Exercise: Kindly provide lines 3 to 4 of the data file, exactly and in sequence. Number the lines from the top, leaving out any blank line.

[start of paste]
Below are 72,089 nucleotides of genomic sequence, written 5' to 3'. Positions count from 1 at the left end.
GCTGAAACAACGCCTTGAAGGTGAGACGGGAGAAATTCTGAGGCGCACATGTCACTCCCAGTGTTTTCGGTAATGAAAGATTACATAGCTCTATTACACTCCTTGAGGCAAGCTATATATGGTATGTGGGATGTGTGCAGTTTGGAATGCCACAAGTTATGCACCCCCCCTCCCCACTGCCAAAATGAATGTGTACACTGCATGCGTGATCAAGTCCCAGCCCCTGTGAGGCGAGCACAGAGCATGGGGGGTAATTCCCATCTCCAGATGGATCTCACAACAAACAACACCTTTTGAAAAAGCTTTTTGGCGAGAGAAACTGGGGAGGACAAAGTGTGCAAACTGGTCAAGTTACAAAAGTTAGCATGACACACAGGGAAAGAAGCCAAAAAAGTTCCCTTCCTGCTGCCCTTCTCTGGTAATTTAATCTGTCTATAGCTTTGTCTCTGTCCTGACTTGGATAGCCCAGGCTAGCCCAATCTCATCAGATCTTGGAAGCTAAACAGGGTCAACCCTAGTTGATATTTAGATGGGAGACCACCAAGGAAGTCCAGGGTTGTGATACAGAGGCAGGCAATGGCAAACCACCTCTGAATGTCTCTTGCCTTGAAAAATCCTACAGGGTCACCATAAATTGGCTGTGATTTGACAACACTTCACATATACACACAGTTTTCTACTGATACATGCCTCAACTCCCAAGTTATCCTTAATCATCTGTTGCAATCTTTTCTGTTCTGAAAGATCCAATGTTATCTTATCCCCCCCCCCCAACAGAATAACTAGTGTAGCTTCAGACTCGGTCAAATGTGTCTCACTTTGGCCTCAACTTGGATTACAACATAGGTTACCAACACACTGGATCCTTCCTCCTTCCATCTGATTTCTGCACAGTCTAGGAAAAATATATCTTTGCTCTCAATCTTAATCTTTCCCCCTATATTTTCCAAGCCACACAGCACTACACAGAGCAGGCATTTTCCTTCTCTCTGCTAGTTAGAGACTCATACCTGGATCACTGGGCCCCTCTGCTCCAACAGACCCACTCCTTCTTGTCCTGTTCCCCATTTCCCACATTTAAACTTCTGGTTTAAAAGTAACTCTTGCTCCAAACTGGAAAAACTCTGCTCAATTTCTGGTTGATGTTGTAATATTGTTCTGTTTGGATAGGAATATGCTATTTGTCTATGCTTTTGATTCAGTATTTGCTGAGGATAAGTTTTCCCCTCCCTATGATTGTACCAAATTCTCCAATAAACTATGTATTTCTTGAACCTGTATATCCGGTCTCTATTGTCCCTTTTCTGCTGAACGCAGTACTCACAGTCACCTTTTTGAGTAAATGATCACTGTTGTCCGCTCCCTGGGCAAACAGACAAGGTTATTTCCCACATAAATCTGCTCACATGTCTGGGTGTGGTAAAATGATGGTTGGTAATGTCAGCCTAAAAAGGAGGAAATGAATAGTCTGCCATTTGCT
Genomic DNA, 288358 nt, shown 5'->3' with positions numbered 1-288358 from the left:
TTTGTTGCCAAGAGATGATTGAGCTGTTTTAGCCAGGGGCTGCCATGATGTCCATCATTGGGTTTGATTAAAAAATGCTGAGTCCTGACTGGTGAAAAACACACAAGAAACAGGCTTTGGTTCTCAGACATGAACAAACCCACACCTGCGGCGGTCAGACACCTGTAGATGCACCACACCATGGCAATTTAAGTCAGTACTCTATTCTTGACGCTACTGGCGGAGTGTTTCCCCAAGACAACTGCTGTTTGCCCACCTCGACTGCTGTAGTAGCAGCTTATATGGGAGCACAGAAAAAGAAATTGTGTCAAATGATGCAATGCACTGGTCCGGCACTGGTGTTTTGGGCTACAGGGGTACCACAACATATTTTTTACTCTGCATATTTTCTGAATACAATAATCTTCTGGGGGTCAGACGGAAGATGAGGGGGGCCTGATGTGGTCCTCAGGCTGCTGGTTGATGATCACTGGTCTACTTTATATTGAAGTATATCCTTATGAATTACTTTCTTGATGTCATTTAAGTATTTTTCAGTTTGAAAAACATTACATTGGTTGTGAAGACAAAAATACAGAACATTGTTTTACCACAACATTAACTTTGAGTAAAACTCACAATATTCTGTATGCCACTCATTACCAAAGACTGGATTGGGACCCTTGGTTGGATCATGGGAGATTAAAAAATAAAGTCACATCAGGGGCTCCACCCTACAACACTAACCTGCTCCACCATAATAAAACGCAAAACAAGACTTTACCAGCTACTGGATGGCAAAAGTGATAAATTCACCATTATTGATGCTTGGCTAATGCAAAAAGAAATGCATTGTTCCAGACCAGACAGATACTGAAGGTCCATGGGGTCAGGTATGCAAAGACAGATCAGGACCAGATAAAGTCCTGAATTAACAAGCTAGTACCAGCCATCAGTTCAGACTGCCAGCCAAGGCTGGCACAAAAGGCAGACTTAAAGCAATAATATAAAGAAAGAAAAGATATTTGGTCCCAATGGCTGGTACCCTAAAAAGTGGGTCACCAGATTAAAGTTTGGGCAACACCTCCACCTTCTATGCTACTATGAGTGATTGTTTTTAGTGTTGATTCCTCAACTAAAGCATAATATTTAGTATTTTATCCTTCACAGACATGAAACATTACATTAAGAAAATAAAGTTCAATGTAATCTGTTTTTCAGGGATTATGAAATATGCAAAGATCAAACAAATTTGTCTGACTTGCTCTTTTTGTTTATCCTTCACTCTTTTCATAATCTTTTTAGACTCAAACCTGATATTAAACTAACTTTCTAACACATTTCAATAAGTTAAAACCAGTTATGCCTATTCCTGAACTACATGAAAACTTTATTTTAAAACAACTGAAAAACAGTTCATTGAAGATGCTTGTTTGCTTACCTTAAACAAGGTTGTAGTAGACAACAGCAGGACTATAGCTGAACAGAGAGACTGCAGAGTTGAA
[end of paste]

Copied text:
Genomic DNA, 288358 nt, shown 5'->3' with positions numbered 1-288358 from the left:
TTTGTTGCCAAGAGATGATTGAGCTGTTTTAGCCAGGGGCTGCCATGATGTCCATCATTGGGTTTGATTAAAAAATGCTGAGTCCTGACTGGTGAAAAACACACAAGAAACAGGCTTTGGTTCTCAGACATGAACAAACCCACACCTGCGGCGGTCAGACACCTGTAGATGCACCACACCATGGCAATTTAAGTCAGTACTCTATTCTTGACGCTACTGGCGGAGTGTTTCCCCAAGACAACTGCTGTTTGCCCACCTCGACTGCTGTAGTAGCAGCTTATATGGGAGCACAGAAAAAGAAATTGTGTCAAATGATGCAATGCACTGGTCCGGCACTGGTGTTTTGGGCTACAGGGGTACCACAACATATTTTTTACTCTGCATATTTTCTGAATACAATAATCTTCTGGGGGTCAGACGGAAGATGAGGGGGGCCTGATGTGGTCCTCAGGCTGCTGGTTGATGATCACTGGTCTACTTTATATTGAAGTATATCCTTATGAATTACTTTCTTGATGTCATTTAAGTATTTTTCAGTTTGAAAAACATTACATTGGTTGTGAAGACAAAAATACAGAACATTGTTTTACCACAACATTAACTTTGAGTAAAACTCACAATATTCTGTATGCCACTCATTACCAAAGACTGGATTGGGACCCTTGGTTGGATCATGGGAGATTAAAAAATAAAGTCACATCAGGGGCTCCACCCTACAACACTAACCTGCTCCACCATAATAAAACGCAAAACAAGACTTTACCAGCTACTGGATGGCAAAAGTGATAAATTCACCATTATTGATGCTTGGCTAATGCAAAAAGAAATGCATTGTTCCAGACCAGACAGATACTGAAGGTCCATGGGGTCAGGTATGCAAAGACAGATCAGGACCAGATAAAGTCCTGAATTAACAAGCTAGTACCAGCCATCAGTTCAGACTGCCAGCCAAGGCTGGCACAAAAGGCAGACTTAAAGCAATAATATAAAGAAAGAAAAGATATTTGGTCCCAATGGCTGGTACCCTAAAAAGTGGGTCACCAGATTAAAGTTTGGGCAACACCTCCACCTTCTATGCTACTATGAGTGATTGTTTTTAGTGTTGATTCCTCAACTAAAGCATAATATTTAGTATTTTATCCTTCACAGACATGAAACATTACATTAAGAAAATAAAGTTCAATGTAATCTGTTTTTCAGGGATTATGAAATATGCAAAGATCAAACAAATTTGTCTGACTTGCTCTTTTTGTTTATCCTTCACTCTTTTCATAATCTTTTTAGACTCAAACCTGATATTAAACTAACTTTCTAACACATTTCAATAAGTTAAAACCAGTTATGCCTATTCCTGAACTACATGAAAACTTTATTTTAAAACAACTGAAAAACAGTTCATTGAAGATGCTTGTTTGCTTACCTTAAACAAGGTTGTAGTAGACAACAGCAGGACTATAGCTGAACAGAGAGACTGCAGAGTTGAA